PORTLAND, Ore. — On Tuesday, Oregon Gov. Kate Brown announced all counties in the extreme risk category would once again return to high risk beginning Friday. Brown said the change came because hospitalization rates had stabilized.
For restaurants in impacted counties, the change means they can once again serve customers indoors at 25% capacity, after going a week without that option.
'We are very grateful, it was wonderful news," said Chrystal Law, manager at Mangiare Italian Restaurant in Independence. "This week has definitely been very, very slow for us despite having the patio open."
KGW spoke with Law last week after news of the closure broke, and before anyone knew how long it would last. She's grateful to avoid what would have been another big blow to her business.
“Mother's Day weekend is our busiest weekend of the year, so the revenue from that makes up a lot of what we normally miss during the slow season in the winter,” said Law.
Returning to the high risk level impacts sports teams, too. The Portland Timbers and the Portland Thorns both tweeted, “We are excited to confirm that we can continue having our supporters in a limited capacity at providence park this weekend, as today the state announced a reduction in county COVID risk levels."
But for the Portland Trail Blazers, the waiting game continues. Right now, the Blazers are one of only three teams in the NBA that aren't allowing fans at home games. Even Damian Lillard tweeted his frustration saying, "So we gone be the only damn team in the whole league with no fans."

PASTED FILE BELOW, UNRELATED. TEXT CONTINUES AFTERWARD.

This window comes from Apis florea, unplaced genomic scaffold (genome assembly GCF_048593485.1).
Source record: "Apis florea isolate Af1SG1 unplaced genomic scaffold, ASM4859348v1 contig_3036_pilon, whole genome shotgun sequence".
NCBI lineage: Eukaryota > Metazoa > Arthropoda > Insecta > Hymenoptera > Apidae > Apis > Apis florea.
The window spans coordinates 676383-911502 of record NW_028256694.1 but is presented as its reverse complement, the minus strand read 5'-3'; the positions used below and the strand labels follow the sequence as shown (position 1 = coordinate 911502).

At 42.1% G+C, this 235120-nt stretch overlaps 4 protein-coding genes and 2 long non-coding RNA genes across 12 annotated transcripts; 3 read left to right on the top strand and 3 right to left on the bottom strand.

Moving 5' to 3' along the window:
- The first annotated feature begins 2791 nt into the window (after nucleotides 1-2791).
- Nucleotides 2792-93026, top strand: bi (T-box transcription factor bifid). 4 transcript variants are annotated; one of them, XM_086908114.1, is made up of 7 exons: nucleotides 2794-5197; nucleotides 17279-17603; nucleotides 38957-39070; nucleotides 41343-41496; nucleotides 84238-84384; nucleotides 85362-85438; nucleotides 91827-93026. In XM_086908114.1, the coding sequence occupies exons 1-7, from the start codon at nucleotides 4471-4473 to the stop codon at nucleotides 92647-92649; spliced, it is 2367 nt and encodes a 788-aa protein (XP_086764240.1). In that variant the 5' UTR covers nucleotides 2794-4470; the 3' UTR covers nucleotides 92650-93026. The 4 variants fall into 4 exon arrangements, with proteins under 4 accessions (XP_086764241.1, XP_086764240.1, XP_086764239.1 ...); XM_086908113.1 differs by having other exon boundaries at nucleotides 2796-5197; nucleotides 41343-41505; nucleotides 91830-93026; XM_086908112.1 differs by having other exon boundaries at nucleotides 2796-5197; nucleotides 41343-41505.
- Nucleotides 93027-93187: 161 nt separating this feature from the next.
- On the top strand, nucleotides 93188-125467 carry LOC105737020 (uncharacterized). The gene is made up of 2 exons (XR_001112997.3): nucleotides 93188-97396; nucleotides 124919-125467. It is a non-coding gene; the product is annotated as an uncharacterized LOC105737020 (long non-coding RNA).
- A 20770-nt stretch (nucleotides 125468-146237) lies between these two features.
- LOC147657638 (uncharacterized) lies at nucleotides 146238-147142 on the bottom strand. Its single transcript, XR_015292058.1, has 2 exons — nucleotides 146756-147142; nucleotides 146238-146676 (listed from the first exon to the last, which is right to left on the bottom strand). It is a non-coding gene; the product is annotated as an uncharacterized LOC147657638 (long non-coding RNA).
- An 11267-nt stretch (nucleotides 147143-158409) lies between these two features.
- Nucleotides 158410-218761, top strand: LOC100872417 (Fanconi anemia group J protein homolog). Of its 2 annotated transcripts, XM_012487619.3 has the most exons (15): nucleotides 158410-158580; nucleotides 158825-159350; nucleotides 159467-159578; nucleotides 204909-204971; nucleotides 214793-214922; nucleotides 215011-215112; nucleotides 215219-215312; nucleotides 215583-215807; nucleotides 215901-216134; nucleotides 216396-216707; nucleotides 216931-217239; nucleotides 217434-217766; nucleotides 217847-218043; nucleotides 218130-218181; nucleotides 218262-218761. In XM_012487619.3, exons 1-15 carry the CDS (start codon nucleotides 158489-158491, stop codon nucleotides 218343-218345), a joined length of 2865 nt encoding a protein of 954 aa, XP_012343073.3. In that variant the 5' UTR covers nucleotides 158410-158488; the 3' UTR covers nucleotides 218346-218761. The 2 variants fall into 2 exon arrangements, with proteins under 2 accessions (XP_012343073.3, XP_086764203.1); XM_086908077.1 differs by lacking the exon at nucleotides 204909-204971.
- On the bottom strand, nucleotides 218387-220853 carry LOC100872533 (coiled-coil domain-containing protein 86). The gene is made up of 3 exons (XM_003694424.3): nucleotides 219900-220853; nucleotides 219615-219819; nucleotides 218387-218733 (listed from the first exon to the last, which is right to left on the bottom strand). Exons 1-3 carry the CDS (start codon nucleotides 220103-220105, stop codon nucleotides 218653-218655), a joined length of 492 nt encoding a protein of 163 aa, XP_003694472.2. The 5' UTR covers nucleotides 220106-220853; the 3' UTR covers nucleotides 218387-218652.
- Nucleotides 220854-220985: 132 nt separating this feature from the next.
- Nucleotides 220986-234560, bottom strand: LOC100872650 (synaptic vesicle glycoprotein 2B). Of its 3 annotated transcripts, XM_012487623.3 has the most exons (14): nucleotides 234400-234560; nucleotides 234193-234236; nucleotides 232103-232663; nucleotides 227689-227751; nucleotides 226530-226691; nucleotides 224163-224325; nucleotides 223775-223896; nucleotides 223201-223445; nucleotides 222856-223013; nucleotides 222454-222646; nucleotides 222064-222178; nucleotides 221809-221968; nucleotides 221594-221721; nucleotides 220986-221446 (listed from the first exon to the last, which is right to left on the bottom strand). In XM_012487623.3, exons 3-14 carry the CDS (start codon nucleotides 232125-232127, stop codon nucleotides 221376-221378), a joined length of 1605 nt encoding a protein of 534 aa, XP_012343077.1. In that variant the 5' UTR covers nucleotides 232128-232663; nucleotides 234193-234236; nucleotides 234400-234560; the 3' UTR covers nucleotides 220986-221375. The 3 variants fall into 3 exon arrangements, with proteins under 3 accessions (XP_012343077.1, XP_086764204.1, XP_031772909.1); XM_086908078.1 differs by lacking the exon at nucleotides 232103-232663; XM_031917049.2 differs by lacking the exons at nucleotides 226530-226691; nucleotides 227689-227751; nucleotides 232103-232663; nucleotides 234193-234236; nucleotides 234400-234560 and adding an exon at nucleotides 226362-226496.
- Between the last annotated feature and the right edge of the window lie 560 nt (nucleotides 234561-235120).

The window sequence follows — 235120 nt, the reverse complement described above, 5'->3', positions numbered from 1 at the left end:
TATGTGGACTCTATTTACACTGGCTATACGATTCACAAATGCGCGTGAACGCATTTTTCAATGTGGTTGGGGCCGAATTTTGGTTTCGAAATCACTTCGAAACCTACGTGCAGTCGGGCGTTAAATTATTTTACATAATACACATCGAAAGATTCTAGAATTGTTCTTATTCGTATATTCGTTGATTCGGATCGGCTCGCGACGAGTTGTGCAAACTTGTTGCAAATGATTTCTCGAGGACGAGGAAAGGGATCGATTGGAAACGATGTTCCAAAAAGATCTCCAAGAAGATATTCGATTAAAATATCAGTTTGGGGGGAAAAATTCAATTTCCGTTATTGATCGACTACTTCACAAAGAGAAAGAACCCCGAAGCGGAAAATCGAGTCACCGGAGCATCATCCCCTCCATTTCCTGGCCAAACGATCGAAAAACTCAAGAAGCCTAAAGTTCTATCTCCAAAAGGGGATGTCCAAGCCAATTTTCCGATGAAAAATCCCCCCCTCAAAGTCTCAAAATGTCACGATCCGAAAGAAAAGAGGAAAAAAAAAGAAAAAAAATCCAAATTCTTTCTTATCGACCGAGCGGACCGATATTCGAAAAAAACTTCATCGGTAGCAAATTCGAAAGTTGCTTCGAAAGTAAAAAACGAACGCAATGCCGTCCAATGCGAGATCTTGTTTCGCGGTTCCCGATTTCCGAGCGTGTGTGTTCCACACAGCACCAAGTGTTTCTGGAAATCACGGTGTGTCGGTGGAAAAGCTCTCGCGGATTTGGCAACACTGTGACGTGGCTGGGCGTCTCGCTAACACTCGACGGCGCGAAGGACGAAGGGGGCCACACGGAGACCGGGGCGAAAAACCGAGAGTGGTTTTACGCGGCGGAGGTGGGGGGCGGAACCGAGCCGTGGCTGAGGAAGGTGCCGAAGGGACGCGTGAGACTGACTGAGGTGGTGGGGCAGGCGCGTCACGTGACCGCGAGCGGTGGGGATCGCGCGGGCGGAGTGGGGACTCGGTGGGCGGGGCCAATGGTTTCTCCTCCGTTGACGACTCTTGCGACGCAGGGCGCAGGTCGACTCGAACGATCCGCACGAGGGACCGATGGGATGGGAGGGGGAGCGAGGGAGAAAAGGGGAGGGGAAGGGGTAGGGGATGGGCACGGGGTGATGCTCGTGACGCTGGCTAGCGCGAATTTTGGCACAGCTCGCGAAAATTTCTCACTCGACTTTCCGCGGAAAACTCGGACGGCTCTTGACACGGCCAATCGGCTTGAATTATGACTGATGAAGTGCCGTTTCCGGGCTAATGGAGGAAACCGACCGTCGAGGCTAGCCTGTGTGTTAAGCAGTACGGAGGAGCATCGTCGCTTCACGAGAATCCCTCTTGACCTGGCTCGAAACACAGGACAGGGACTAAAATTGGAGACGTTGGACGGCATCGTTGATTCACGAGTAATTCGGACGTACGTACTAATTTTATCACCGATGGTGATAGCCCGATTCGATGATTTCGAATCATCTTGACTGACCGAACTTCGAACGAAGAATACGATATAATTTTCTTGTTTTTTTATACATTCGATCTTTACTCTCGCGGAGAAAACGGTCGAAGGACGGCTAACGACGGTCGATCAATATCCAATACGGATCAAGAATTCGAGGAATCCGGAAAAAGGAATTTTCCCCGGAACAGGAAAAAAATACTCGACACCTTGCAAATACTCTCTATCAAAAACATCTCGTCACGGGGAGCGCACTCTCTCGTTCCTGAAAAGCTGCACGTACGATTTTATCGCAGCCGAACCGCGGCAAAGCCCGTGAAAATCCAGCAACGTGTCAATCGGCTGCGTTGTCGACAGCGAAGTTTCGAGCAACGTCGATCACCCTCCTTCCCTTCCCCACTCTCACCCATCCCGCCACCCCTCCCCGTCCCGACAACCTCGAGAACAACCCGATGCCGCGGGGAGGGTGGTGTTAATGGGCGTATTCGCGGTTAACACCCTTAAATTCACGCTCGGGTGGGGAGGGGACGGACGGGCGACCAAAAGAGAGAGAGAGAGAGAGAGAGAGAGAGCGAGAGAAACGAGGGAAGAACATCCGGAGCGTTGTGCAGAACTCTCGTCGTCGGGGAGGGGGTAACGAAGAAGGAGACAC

The Oklahoma City Thunder and Chicago Bulls also aren't playing in front of fans in their home arenas.
The Blazers came up with a plan to allow 10% of fans to attend home games. That's just over 1,900 people spread across nearly 20,000 seats. Gov. Brown and state health officials approved the plan but last week, the governor rescinded it.
“It was extremely difficult,” said Jim Etzel, speaking about recent restrictions. Etzel is CEO of Sport Oregon, the state's sports economic development organization. He said inconsistent restrictions — especially for managing large groups — will have a long-term impact on the state.
“Events rights holders are struggling with — ‘Why should I come to Oregon,’ when there's not demonstrated leadership at the government level that creates pathways to create prosperity for our communities?” said Etzel. “It's not just a sports thing.”
Perhaps the state is listening. On Tuesday night, Oregonian sports columnist John Canzano tweeted that a source in Salem told him the Blazers have been approved for 10% fan capacity at the Moda Center, beginning Friday.
In the meantime, Chrystal Law, is preparing to welcome guests back indoors on Friday, hopefully for good. Gov. Brown said Tuesday, "With Oregonians continuing to get vaccinated each week, my expectation is that we will not return to extreme risk again for the duration of this pandemic."
“I'm really hopeful that [Gov. Brown] is correct,” said Law, “and this will be the last time.”